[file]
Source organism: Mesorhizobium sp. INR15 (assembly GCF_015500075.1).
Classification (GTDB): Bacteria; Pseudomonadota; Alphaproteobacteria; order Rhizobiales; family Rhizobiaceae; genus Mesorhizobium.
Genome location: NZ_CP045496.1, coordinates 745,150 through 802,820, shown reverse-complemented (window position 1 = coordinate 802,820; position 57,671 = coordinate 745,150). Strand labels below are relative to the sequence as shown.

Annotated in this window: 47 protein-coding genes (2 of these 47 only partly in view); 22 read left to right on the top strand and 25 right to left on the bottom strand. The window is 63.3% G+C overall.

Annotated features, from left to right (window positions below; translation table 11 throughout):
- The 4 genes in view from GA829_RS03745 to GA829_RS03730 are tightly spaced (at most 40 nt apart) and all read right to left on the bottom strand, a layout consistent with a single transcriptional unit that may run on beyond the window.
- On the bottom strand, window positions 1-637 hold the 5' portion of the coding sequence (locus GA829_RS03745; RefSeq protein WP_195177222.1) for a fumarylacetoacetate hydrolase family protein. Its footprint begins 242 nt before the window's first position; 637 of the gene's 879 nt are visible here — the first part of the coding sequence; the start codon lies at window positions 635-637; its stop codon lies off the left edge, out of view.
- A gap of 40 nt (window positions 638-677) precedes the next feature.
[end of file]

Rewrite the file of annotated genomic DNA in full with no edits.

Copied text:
Source organism: Mesorhizobium sp. INR15 (assembly GCF_015500075.1).
Classification (GTDB): Bacteria; Pseudomonadota; Alphaproteobacteria; order Rhizobiales; family Rhizobiaceae; genus Mesorhizobium.
Genome location: NZ_CP045496.1, coordinates 745,150 through 802,820, shown reverse-complemented (window position 1 = coordinate 802,820; position 57,671 = coordinate 745,150). Strand labels below are relative to the sequence as shown.

Annotated in this window: 47 protein-coding genes (2 of these 47 only partly in view); 22 read left to right on the top strand and 25 right to left on the bottom strand. The window is 63.3% G+C overall.

Annotated features, from left to right (window positions below; translation table 11 throughout):
- The 4 genes in view from GA829_RS03745 to GA829_RS03730 are tightly spaced (at most 40 nt apart) and all read right to left on the bottom strand, a layout consistent with a single transcriptional unit that may run on beyond the window.
- On the bottom strand, window positions 1-637 hold the 5' portion of the coding sequence (locus GA829_RS03745; RefSeq protein WP_195177222.1) for a fumarylacetoacetate hydrolase family protein. Its footprint begins 242 nt before the window's first position; 637 of the gene's 879 nt are visible here — the first part of the coding sequence; the start codon lies at window positions 635-637; its stop codon lies off the left edge, out of view.
- A gap of 40 nt (window positions 638-677) precedes the next feature.